- Project – The structure for a reflection paper about a project has identical guidelines to that of a course. One of the things you might want to add would be the pros and cons of the course. Also, mention some changes you might want to see, and evaluate how relevant the skills you acquired are to real life.
- Interview – First, introduce the person and briefly mention the discussion. Touch on the main points, controversies, and your opinion of that person.
Everyone has their style of writing a reflective essay – and that's the beauty of it; you have plenty of leeway with this type of paper – but there are still a few tips everyone should incorporate.
Before you start your piece, read some examples of other papers; they will likely help you better understand what they are and how to approach yours. When picking your subject, try to write about something unusual and memorable — it is more likely to capture your readers' attention. Never write the whole essay at once. Space out the time slots when you work on your reflection paper to at least a day apart. This will allow your brain to generate new thoughts and reflections.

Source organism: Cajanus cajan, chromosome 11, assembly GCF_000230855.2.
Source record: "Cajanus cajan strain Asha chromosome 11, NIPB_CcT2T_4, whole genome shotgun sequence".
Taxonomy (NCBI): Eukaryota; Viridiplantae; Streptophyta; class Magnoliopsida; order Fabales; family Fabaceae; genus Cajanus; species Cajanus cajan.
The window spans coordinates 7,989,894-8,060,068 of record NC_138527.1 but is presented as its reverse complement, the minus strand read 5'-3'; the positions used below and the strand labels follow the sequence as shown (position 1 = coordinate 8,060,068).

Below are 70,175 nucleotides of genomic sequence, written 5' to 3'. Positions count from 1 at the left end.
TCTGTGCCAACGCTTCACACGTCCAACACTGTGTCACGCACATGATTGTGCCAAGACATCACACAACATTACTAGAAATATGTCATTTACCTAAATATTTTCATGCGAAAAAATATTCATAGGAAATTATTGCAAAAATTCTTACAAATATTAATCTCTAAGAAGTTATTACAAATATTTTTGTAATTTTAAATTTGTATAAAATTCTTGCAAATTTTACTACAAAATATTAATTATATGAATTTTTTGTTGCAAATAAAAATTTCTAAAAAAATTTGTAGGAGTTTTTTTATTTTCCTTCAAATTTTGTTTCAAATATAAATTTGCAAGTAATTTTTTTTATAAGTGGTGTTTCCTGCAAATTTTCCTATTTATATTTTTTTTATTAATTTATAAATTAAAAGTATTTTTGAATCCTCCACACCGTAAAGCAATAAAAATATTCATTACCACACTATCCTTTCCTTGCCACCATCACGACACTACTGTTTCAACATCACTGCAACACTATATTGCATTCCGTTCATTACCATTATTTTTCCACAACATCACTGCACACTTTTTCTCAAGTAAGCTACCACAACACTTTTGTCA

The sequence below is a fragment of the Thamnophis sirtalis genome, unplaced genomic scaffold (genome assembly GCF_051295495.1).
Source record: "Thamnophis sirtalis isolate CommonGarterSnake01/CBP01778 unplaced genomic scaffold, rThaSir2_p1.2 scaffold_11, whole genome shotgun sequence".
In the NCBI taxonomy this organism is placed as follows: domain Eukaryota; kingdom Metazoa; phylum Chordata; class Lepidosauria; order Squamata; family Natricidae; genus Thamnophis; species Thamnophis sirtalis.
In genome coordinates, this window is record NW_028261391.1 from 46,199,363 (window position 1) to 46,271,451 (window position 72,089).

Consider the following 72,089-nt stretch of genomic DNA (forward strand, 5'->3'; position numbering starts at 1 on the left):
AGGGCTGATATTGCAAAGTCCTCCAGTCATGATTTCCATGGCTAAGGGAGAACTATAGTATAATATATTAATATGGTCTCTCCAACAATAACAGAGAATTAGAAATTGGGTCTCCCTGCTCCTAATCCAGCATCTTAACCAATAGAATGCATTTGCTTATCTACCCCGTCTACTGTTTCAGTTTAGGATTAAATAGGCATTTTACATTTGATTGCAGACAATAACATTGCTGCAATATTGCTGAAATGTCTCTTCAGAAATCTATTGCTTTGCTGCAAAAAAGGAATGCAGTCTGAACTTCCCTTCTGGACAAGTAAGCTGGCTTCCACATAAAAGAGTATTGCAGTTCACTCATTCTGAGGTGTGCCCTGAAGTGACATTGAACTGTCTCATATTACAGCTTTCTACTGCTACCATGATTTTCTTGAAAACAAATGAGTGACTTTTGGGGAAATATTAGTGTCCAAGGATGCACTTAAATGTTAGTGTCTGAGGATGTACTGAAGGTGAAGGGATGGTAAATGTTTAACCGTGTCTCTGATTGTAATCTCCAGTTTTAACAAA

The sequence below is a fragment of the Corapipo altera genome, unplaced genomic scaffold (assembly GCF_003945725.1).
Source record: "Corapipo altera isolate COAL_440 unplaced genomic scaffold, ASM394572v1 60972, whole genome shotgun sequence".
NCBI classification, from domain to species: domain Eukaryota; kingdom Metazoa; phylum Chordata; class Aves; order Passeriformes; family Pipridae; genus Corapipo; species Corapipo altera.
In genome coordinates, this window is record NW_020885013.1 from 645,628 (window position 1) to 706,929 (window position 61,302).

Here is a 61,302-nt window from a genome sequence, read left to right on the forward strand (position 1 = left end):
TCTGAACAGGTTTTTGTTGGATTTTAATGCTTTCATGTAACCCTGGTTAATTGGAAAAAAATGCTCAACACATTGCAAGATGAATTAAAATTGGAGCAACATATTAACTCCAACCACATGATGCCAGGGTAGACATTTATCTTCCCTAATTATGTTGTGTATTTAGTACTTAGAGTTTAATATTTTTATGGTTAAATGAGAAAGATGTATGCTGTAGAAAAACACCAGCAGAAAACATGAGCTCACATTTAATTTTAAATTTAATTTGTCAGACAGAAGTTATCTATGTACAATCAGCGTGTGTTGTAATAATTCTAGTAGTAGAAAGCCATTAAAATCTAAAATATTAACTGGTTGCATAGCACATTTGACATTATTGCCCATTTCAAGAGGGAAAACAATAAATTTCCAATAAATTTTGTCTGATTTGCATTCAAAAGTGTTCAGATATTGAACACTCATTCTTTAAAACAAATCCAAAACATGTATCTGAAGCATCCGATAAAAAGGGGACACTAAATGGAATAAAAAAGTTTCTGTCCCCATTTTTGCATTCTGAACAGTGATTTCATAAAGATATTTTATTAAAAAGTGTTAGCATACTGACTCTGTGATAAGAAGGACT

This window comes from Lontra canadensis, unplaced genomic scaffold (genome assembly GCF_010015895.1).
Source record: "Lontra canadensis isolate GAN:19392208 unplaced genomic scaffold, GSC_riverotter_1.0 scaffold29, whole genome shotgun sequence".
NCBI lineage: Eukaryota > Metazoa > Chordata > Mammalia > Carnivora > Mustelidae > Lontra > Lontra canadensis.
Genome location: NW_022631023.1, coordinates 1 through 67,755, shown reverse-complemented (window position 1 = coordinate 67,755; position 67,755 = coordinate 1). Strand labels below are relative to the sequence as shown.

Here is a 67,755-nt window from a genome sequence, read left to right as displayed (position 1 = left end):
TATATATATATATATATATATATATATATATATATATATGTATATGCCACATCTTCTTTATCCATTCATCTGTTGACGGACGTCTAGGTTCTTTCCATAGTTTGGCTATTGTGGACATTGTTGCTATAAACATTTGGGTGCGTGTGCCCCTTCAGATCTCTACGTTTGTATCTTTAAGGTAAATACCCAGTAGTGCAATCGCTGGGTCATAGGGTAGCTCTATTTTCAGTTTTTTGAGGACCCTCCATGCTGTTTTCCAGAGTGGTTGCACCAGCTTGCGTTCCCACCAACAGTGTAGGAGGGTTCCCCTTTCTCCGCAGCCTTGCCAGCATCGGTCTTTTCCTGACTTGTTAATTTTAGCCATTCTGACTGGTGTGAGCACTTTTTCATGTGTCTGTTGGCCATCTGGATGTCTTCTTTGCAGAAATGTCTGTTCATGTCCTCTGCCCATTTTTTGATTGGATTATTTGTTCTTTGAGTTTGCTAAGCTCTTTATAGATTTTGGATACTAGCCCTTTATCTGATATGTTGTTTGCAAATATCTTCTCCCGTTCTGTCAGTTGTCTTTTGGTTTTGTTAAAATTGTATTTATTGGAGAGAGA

- Short and Sweet – Most reflection papers are between 250 and 750 words. Don't go off on tangents. Only include relevant information.
- Clear and Concise – Make your paper as clear and concise as possible. Use a strong thesis statement so your essay can follow it with the same strength.
- Maintain the Right Tone – Use a professional and academic tone—even though the writing is personal.
- Cite Your Sources – Try to cite authoritative sources and experts to back up your personal opinions.